The best booze news of the holiday season is something that I've known for years. But now that it's been proven in a double-blind crossover study, I can offer it with some little authority:

You can get high without drinking alcohol.

Now I'm not talking about joggers' high or any of those other things that set your endorphins popping. Those are things, after all, that are not best done in black-tie or high heels.

I'm talking about seasonal partying. I'm talking about getting high on orange juice, even on ginger ale or club soda . . .

Of course, in the studies reported in the December Psychology Today, the people who became intoxicated without alcohol did actually think they were drinking alcohol. They expected to get high, to become more aggressive and to demonstrate other characteristics of the party drunk, so they did.

The point is, if everybody else is high as a kite, making seasonal idiots of themselves, putting the seasonal make on somebody else -- you know -- who's going to notice that you're drinking tonic? So long as you're not behaving as though you're drinking only tonic. Two things could happen:

You'll either get into the swing, sans alcohol, or you'll be so turned off by all those drunks you'll just go home. Either way, you're ahead.

Other recent reports on alcohol indicate that:

A minimal amount of alcohol -- no more than a few drinks a week -- may be beneficial in terms of preventing stress-related cardiovascular and other ills. A new study has shown, however, that spasmodically drinking more than usual -- during a holiday season, for example -- can eliminate the protection that seems to come with moderate regular drinking. Heavy "binge" drinkers may be courting cardiovascular disaster.

Women simply cannot drink as much, or more than men, no matter what impression Karen Allen gives in "Raiders of the Lost Ark." A British study suggests, in fact, that a woman should drink only one drink for every two downed by her male companions because of an increased risk of liver disease and damage to immune systems. Researchers speculate it is because a greater percentage of the female body is fat, and fat absorbs alcohol very slowly.

Despite conventional wisdom, alcohol won't warm you up on a cold day. Oh sure, you may feel warm for a while, but in fact, your body will be throwing off heat, making you more vulnerable to the cold. You can be frostbitten without even noticing. Or worse, cold air can be whisked to your heart through dilated blood cells delivering a potentially catastrophic shock . . .

Exercising in the cold (as in jogging or shoveling snow) after drinking alcohol has even greater potential risks.

Sex. Lots of controversy here, but from Shakespeare on down, the consensus seems to be that, as the bard said in Macbeth, drinking "provokes the desire, but it takes away the performance."

Then there are hangovers.

People can metabolize something like an ounce of 80-proof an hour. More than that and the machinery jams. You get drunk. Alcohol is an anesthetic and a central nervous system depressant. Its toxins, which will overflow into your system when the machinery jams, are going to give you some headache tomorrow morning . . .

Of course, for every hangover, there is a purported cure. From a number of sources, including a new collection called The Hangover Handbook by David E. Outerbridge ($3.95, Harmony Books) come these:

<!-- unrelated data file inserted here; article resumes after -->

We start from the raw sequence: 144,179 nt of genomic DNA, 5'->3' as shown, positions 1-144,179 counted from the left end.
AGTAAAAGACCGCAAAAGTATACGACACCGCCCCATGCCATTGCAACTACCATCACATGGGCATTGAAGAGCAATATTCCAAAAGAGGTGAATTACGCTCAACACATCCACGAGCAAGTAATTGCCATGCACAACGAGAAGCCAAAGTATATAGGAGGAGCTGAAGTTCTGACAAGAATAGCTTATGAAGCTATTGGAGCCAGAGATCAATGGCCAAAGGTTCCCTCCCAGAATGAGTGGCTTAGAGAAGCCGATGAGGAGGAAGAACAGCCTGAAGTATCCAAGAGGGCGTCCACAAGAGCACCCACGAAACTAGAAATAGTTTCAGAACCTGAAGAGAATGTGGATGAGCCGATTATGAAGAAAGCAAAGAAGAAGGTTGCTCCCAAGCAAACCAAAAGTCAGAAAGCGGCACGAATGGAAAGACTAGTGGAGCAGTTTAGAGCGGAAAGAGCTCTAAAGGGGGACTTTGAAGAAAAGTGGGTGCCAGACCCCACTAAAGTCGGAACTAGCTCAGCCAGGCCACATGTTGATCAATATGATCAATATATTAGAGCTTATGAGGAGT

* Hair of the dog. Well, yes, maybe a tablespoon -- no more -- will help calm that burning gastrointestinal tract.

* Roll naked in the snow. It does get the metabolism going. Considered a bit radical and may tend to attract the undesirable interest of law enforcement authority. But vigorous exercise does help.

* Middle Ages (from the handbook): Slice up one eel and sprinkle with 2 oz. chopped bitter almonds. Eat it.

* Drink a lot of water. This is just good sense.

* Oxygen, if you have some available, won't hurt.

* But basically, this is it: Stay in bed. You're sick. You're really, physiologically sick. Don't let the sun shine in. Don't try to do anything. Nobody wants you around in that condition anyway. This too will pass. Honest.

Alcohol interacts with some other things synergistically -- when 2 plus 2 equals 7, or, in the case of alcohol and some other things, death. Such recipes include alcohol and:

Other central nervous system depressants like sleeping pills, barbiturates, sedatives, "downers," narcotic pain killers. Everything killers.

Antihistamines as found in cold medicines. Literally, a knock-out.

Aspirin. Alcohol makes the stomach more easily irritated. Aspirin irritates the stomach.

Tranquilizers. Depressing.

Anti-depressant drugs. They make you drunker and sicker faster when alcohol is consumed on top. Can be killers.

Any drug. You never can tell.

And especially, driving . . .

Now what do you do when you've gone and had too much to drink and it's time to go home?

Coffee? Forget it. It won't make you sober. You'll just be a wide-awake drunk.

Sleep over? Sure, if it's convenient.

Absolutely stuck?

Well, this year there's a possible answer -- at least for residents of D.C. and Montgomery and Prince George's counties inside the Beltway.

Comprehensive Care Corp., a national chain of private treatment centers for alcoholism, has instituted the Holiday CareCab.

Between Dec. 21 and Jan. 2, volunteers, soberer than the proverbial judge, will ferry potential drunk drivers from any public place to home between the hours of 7 p.m. and 3 a.m.

CompCare, which has a unit on the Providence Hospital grounds, notes that last December there were 2,000 drinking and driving deaths in the U.S.

The Carecab was begun last year in Los Angeles County. This year it will expand to Orange County, Calif., Memphis, Tenn., Miami, Fla., in addition to the D.C. area.

For CareCab, phone: 269-7777.

And have a happy . . .